dimitris kalamaras

mathematics, social network analysis, free software…

SocNetV and online social networks

When I started developing SocNetV back in 2005 the term “social network” had a simple sociological meaning; any group of somehow “connected” actors, which might interest a sociologist to study and analyse in terms of their social properties and patterns (centralities, triads, etc). The actors can be of any type (humans, animals, organisations, companies etc) and so the cause of them being connected: working in the same place, belong to the same hive/group, mentioning each other, having commercial relations etc. Thus the main reason behind developing SocNetV was to create a simple “point and click” application that would enable the researcher to load his real-life gathered data and visualize/analyze the network properties. Or, in case the network was small enough, perhaps recreate it with some clicks on a canvas before analysing it. Back then it had never occurred to me that the same “social network” would be used now-days to describe online communities of million of users. As a matter of fact, I always thought that this strand of sociology is more meaningful in analysing relatively small groups rather than thousands of interconnected actors. Nevertheless, the term is used now this way too and this means that Social Network Analysis software such as SocNetV face a new problem: people not knowing anything about Social Network Analysis as a hybrid sociology-mathematics discipline think that all the software does is to “automatically” analyse any given online virtual community; who is connected to whom and how. Which is certainly not true.

That being said, the question is whether you can use SocNetV with a virtual “social network” at all. The answer: Yes you can. For instance, you could analyse social interactions (i.e. mentions) between “friends” in that virtual network. Apparently, SocNetV cannot grab their link/connections data on its own (forget the built-in web crawler; it cannot get and parse private data), but if you can extract the data for yourself and transform them into a proper GraphML format, then SocNetV will happily load and visualise the virtual social network so that you can analyze its properties. This seems to be the case with Dolphin social network software, an open source platform for social networks. The guys behind the project kindly informed me that they are about to use SocNetV as an “intelligence” source for Dolphin-site operators. Dolphin and its mobile-friendly sibling Trident support social connections, conversations, locations and other social-graphs related data types, which can be used by SocNetV depending on operator needs. For example, “if an air-line company launches a social network for clients, they could use SocNetV to analyze connections between friends within network, trends of their discussions and posts, and then use that to plan which routes would be in demand and when. Later they could create special offers to relevant segments of the network and advertise it within their site”. Seems an interesting use for SocNetV. Kudos to boonex guys!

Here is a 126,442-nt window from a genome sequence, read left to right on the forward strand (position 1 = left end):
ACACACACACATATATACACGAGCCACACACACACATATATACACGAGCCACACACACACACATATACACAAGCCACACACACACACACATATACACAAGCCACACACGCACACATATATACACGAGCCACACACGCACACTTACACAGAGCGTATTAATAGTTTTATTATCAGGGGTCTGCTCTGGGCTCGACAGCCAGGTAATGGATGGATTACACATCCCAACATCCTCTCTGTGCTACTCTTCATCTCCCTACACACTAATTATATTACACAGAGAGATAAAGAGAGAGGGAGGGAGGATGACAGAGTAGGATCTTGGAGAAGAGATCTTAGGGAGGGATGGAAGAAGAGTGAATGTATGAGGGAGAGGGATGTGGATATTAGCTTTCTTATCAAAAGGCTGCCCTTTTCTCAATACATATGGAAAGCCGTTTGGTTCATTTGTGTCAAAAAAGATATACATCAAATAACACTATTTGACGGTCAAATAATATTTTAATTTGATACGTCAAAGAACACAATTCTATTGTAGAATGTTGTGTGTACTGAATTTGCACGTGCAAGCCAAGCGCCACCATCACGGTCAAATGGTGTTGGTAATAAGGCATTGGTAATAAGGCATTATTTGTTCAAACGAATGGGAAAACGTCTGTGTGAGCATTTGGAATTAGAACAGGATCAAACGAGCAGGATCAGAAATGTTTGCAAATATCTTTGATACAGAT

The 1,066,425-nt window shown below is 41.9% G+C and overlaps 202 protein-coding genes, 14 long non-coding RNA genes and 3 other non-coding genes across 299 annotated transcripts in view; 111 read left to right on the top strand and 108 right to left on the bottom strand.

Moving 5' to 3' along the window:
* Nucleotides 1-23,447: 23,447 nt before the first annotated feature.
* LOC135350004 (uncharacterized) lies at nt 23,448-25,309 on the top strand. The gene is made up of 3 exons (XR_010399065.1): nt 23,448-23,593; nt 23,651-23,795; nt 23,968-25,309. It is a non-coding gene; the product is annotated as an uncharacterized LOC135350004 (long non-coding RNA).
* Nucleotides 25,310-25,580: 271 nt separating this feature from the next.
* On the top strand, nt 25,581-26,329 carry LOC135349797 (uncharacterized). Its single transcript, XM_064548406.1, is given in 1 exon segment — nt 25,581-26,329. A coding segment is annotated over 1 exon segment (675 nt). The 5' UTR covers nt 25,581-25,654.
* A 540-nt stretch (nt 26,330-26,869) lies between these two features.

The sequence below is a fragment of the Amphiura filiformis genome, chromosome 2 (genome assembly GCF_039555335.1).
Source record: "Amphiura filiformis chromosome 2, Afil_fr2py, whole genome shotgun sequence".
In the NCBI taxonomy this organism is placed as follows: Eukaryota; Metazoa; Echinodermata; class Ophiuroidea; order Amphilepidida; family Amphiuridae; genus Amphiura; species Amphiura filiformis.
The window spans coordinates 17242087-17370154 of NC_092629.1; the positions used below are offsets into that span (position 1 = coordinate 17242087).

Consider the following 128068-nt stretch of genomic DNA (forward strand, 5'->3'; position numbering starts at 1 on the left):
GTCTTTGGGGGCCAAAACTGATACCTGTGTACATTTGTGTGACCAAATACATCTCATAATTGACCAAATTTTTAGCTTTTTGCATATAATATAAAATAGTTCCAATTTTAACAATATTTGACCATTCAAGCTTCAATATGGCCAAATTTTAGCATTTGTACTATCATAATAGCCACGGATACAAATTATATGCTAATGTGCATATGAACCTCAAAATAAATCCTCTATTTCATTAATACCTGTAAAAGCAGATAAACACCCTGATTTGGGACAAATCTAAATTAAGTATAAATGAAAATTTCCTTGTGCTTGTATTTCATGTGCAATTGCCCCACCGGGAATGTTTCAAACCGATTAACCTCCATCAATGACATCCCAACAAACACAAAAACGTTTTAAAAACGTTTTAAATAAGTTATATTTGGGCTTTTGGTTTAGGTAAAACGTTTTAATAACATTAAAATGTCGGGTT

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  1. Dimitris,

    Interesting project you have undertaken. I had a specific need and wondered whether you thought your software might address it.

    I am trying to create a social network of ancient Greeks who lived in the city of Antioch in the 4th century. I have lots of names and their relationships (familial, friends, patron/client, governor/bureaucrat) with each other now I want to create a diagram to show how they were linked.

    You think this is doable? Welcome your thoughts


  2. Yes, it is feasible indeed to create social network diagrams with the said relationships of ancient Greeks. What is more, if the actors (ancient greeks) are a fixed-size group, you can create multi-relational diagrams and inspect the differences between them just by clicking on the next/previous relationship button. See an example here:

    v1.4 random network - multirelational editing - 1st relation
    and the next relation:

    v1.4 random network - multirelational editing - 2nd relation

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